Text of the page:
So here the rubber meets the road and it is my time to “say less”.
Back in December, I attended a conference and my biggest takeaway from the conference actually came from the plane ride. I had the blessing and opportunity to sit next to one of my favorite educators, Michael Archbold. When we sat down, he took out a book and started writing. He said the gratitude journal idea actually came from another educator I respect greatly, Sherrie Towery. The idea is to write down three things you are grateful for every day. He indicated some days can be deep and thought provoking, while others might seem insignificant, and others you might feel like you are going through the motions. While in New Orleans, I picked up a blank journal and started the activity.
About two weeks ago, I was blindsided with some devastating, hurtful news that seemed to be absolutely horrible at the time (trust, there were PLENTY of tears and swear words). However, today when I write in my gratitude journal I will honestly be grateful for the experience because it has lit a fire inside me I haven’t felt in a very long time. I’m actually inspired to be my best because that is who I know I am regardless of what ANYONE might think.
Thank you, Mike, for teaching me this practice. I truly believe it has helped me to look for the blessing in EVERY situation, even the most gloomy. I am grateful to you today and always.
Side note: As I write this, I can hear the lullabyes my daughter turns on the Alexa herself each evening. Here are the lyrics:
Come Thou fount of every blessing Tune my heart to sing Thy grace Streams of mercy never ceasing Call for songs of loudest praise
Teach me some melodious sonnet Sung by flaming tongues above Praise the mount, I’m fixed upon it Mount of Thy redeeming love
Here I raise my Ebenezer Here by Thy great help I’ve come And I hope by Thy good pleasure Safely to arrive at home
Jesus sought me when a stranger Wandering from the fold of God He to rescue me from danger Interposed His precious blood (Precious blood)
Oh, that day when freed from sinning I shall see Thy lovely face Clothed then in blood washed linen How I’ll sing Thy sovereign grace
Come my Lord, no longer tarry Take my ransomed soul away Send Thine angels now to carry Me to realms of endless days
Oh, to grace how great a debtor Daily I’m constrained to be Let Thy goodness like a fetter Bind my wandering heart to Thee
Prone to wander, Lord I feel it Prone to leave the God I love Here’s my heart, oh take and seal it Seal it for Thy courts above
Here’s my heart Oh take and seal it Seal it for Thy courts above
This blog has traditionally been about math instruction and educational administration. However, I will take a quick deviation to discuss my intermittent fasting as I keep getting asked about the details and would like to provide people with my information. Here is a graph of my progress. I started intermittent fasting in July 2020.
Eating Protocol – When I Started
Fast between 8pm and noon (to start)
Have a “clean fast” with only water, black coffee, black/green tea, carbonated water without any sweeteners or flavors. Flavors can provoke an insulin response.
Commit to at least a month of fasting as you LEARN your body. You will be tempted to eat when you are not hungry. I know I would have a fear I would get hungry prior to breaking my fast the next day and eat at 7pm even though I didn’t really feel hungry. As you begin to tune into your body you will know what hunger actually is. My favorite author on the topic talks about how during that first month as you are learning your body you might lose weight, stay the same, or gain weight.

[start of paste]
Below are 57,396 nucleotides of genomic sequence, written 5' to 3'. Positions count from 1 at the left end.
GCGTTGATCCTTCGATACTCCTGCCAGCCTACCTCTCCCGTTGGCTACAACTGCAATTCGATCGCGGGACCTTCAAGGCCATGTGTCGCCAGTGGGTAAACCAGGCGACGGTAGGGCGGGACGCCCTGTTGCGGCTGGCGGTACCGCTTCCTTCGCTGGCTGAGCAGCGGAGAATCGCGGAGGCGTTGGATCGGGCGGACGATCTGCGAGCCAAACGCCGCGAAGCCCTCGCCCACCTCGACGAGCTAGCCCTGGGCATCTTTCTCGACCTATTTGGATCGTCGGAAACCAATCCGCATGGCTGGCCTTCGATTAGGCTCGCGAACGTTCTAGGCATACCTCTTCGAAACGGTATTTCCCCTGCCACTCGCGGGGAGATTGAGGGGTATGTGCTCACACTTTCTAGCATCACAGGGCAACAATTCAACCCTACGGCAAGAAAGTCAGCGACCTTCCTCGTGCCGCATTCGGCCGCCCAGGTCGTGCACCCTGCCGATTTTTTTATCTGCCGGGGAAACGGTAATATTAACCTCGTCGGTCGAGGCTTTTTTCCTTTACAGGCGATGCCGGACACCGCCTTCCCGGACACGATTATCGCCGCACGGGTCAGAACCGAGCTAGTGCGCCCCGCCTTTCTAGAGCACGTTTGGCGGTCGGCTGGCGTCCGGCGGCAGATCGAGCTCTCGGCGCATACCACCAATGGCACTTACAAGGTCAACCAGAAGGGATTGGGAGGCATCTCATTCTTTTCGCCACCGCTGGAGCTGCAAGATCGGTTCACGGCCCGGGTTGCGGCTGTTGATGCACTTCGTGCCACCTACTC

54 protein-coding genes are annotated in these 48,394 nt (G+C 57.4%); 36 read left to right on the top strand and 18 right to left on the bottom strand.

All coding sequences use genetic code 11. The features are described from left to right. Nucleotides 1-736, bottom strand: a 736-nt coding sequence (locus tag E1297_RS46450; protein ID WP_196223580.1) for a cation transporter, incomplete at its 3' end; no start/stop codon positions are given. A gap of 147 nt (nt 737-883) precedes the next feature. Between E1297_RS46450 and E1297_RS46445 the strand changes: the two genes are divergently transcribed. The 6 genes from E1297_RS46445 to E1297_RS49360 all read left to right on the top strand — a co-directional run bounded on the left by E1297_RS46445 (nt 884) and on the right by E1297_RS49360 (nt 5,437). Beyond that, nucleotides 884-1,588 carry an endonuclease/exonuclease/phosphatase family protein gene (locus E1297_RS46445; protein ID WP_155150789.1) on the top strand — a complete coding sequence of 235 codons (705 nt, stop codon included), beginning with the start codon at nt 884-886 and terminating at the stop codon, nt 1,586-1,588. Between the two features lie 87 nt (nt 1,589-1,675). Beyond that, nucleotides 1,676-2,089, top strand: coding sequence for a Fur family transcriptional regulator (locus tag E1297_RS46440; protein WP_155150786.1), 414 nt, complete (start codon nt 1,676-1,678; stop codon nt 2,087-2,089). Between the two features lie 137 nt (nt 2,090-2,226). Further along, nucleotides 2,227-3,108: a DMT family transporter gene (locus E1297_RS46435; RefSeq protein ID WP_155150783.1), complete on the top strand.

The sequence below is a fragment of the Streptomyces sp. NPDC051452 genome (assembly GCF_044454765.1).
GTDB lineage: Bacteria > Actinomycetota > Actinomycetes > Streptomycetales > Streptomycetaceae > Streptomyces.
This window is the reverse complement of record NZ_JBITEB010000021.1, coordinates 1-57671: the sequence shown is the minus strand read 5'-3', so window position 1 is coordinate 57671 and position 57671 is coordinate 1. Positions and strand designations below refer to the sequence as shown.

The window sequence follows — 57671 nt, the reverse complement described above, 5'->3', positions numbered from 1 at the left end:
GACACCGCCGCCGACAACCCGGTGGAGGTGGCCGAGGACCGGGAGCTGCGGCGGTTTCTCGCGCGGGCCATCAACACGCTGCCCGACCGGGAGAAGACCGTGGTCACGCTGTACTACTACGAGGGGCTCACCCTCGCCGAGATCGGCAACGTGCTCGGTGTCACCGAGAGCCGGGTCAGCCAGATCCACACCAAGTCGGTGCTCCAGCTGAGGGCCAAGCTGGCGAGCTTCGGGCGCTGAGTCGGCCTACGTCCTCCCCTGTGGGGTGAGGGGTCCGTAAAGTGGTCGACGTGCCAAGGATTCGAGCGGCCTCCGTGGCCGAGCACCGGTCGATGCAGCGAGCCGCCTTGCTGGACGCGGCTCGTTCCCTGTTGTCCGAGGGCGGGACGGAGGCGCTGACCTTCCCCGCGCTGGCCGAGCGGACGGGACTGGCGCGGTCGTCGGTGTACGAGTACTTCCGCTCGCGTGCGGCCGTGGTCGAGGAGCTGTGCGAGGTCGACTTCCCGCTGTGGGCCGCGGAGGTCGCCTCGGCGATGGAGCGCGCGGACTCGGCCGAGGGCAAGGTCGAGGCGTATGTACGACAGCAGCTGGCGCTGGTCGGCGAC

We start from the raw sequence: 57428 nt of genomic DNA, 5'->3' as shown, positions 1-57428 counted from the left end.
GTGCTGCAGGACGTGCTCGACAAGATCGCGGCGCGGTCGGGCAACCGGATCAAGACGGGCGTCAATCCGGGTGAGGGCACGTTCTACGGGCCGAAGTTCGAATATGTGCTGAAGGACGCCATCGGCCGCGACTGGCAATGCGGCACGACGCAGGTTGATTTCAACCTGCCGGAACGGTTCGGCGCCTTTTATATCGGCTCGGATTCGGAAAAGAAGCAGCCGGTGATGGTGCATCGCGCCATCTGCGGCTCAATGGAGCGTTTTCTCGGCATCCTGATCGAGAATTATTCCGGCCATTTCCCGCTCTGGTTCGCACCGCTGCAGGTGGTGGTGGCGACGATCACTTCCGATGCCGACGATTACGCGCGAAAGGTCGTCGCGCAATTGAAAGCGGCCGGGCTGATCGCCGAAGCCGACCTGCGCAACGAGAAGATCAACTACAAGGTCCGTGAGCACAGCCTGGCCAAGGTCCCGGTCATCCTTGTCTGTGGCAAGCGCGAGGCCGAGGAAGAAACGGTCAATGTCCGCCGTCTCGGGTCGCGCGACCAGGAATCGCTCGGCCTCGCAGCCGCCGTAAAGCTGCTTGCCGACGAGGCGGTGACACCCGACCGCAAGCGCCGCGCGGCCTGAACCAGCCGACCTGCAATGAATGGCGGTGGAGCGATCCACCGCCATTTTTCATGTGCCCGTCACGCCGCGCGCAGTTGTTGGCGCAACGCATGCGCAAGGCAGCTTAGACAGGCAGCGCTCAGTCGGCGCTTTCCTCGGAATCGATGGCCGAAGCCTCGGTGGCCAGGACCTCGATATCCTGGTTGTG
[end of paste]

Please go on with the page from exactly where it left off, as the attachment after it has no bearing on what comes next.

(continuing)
I find I am more alert and focused when fasted so I will remain fasted longer at times when I would normally eat to reap that benefit I’ve discovered for myself. Also, I typically train fasted on Sunday morning for squats. I have not noticed a difference in the weight that I am able to lift. There are other people in the online communities that run marathons fasted as well.
I used an app to track my progress and keep me honest. It was motivational and provided insight into when I was in autophagy
The author of the book I mention below made a suggestion to weigh daily and take note of the trends in average weekly weight. The FitBit app will do this for you. I highly recommend this activity as your weight will fluctuate 3 or so pounds each week but the averages will tell a better story.
Some Tweaks I Made Later
Treat yourself as an experiment of 1. If something doesn’t work after a couple of weeks, try something else
I got tired of bringing a lunch to school because I just found I wasn’t hungry for at the time. Now I eat from 4pm-8pm
We sometimes brunch after squats on Sunday so then I will move my window up to noon to 4pm. Sometimes I let it go more to 5 or 6 on that day. I do find it difficult to close my window when I open it early
Rate of change might be one of my favorite topics in math class. I have a fun kinesthetic activity called Slope Simon Says that gets students on their feet and learning. I love how the topic of change is important to pre-k through post secondary education and being able to quantify change is helpful to so many professions. However, experiencing change has been super challenging to me. In my formative years, I was quick to find a way that worked and continue on that path. I was definitely from the camp “if it ain’t broke, don’t fix it”. As I continue to grow, I have become more observant of the world and have learned how to embrace change and welcome it more. I am proud of how I have been forced into significant change in my professional career during the last three years and I have continued to stay true to myself and values. I highly recommend my current read, The Untethered Soul, as it helps to give perspective on your self. Realizing that change is not only inevitable but necessary for life has been an important understanding. I am excited about the new opportunities that lie ahead and cannot wait to see the other side.